In the wake of this week's last-minute deal to avoid the so-called fiscal cliff, executives at some of the nation's largest corporations have denounced the compromise, arguing that it does little to solve the nation's long-term debt woes.
"It's a missed opportunity to revive our economy," said Honeywell International chief executive David Cote, one of the leading corporate voices urging a congressional accord, in a statement Wednesday.
"I think it's a joke," said Dick Kovacevich, former chief executive and chairman emeritus of Wells Fargo, in an interview with Reuters.
Yet many of the same executives calling for federal spending cuts and comprehensive tax reform are benefiting from billions of dollars in tax exemptions and carve-outs provided to major corporations. Executives who have banded together in recent months as part of the Campaign to Fix the Debt, a coalition of current and former politicians and business leaders, have at the same time been lobbying to preserve the tax perks their companies have enjoyed for years.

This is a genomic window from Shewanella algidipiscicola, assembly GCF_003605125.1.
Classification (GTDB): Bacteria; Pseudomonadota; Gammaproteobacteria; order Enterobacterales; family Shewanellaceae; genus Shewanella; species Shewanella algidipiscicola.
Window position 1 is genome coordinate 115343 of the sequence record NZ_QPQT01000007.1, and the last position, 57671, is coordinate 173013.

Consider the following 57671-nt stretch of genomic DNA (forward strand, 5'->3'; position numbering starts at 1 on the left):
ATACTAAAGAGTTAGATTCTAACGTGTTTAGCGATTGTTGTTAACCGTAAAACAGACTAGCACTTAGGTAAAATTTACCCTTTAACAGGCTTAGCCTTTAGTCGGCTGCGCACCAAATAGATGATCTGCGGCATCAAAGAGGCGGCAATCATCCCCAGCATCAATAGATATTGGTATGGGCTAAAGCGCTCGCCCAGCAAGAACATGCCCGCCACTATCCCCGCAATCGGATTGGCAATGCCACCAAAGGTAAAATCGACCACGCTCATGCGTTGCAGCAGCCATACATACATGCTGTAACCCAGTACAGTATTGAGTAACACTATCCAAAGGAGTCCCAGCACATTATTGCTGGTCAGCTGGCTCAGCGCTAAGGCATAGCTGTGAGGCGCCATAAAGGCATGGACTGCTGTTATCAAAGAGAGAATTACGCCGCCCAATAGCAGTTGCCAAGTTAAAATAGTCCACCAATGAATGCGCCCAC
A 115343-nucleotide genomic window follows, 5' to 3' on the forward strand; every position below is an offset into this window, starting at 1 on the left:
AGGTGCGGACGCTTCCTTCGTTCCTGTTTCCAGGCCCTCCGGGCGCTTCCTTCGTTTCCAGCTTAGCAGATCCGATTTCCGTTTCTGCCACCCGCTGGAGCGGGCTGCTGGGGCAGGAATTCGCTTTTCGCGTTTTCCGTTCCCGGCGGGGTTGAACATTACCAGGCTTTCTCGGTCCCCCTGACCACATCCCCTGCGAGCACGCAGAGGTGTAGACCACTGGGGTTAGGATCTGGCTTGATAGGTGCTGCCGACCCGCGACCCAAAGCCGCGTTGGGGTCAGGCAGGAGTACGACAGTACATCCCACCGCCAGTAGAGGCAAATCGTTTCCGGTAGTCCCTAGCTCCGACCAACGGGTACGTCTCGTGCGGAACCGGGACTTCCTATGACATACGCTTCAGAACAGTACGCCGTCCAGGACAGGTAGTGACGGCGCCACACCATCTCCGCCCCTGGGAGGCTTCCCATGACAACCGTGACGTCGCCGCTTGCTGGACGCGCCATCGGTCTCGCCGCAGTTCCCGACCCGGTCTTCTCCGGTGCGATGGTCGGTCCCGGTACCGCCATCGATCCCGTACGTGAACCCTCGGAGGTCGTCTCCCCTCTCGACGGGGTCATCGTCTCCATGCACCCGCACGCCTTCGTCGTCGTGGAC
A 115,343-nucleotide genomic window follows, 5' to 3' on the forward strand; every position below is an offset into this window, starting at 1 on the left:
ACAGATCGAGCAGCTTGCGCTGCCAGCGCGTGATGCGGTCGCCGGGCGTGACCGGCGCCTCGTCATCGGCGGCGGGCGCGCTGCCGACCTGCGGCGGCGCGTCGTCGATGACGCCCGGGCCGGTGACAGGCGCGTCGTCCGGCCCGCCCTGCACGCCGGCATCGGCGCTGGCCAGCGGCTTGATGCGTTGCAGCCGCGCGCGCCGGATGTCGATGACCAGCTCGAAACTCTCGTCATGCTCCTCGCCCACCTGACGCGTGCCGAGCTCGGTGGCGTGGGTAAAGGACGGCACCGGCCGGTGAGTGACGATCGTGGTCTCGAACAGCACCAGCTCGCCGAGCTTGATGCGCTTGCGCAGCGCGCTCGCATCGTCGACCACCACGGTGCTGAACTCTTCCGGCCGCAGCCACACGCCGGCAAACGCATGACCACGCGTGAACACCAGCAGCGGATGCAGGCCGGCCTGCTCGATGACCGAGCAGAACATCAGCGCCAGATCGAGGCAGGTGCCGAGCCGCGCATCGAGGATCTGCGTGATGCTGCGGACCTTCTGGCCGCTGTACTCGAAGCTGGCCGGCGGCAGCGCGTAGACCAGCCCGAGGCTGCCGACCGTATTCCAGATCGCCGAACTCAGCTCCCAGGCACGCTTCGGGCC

"They're rather hypocritical about their 'shared sacrifice,'" said Robert McIntyre, director of the progressive group Citizens for Tax Justice. "It's shared by anyone but them."
Honeywell's Cote said any real debt proposal needs to include "meaningful entitlement and tax reform." He urged leaders in Congress to "put politics aside and work out a plan that will truly help to expand the U.S. economy over the long term."
Over the past two years, industrial conglomerate Honeywell International has spent more than $14 million lobbying in Washington, including on "international taxation and repatriation."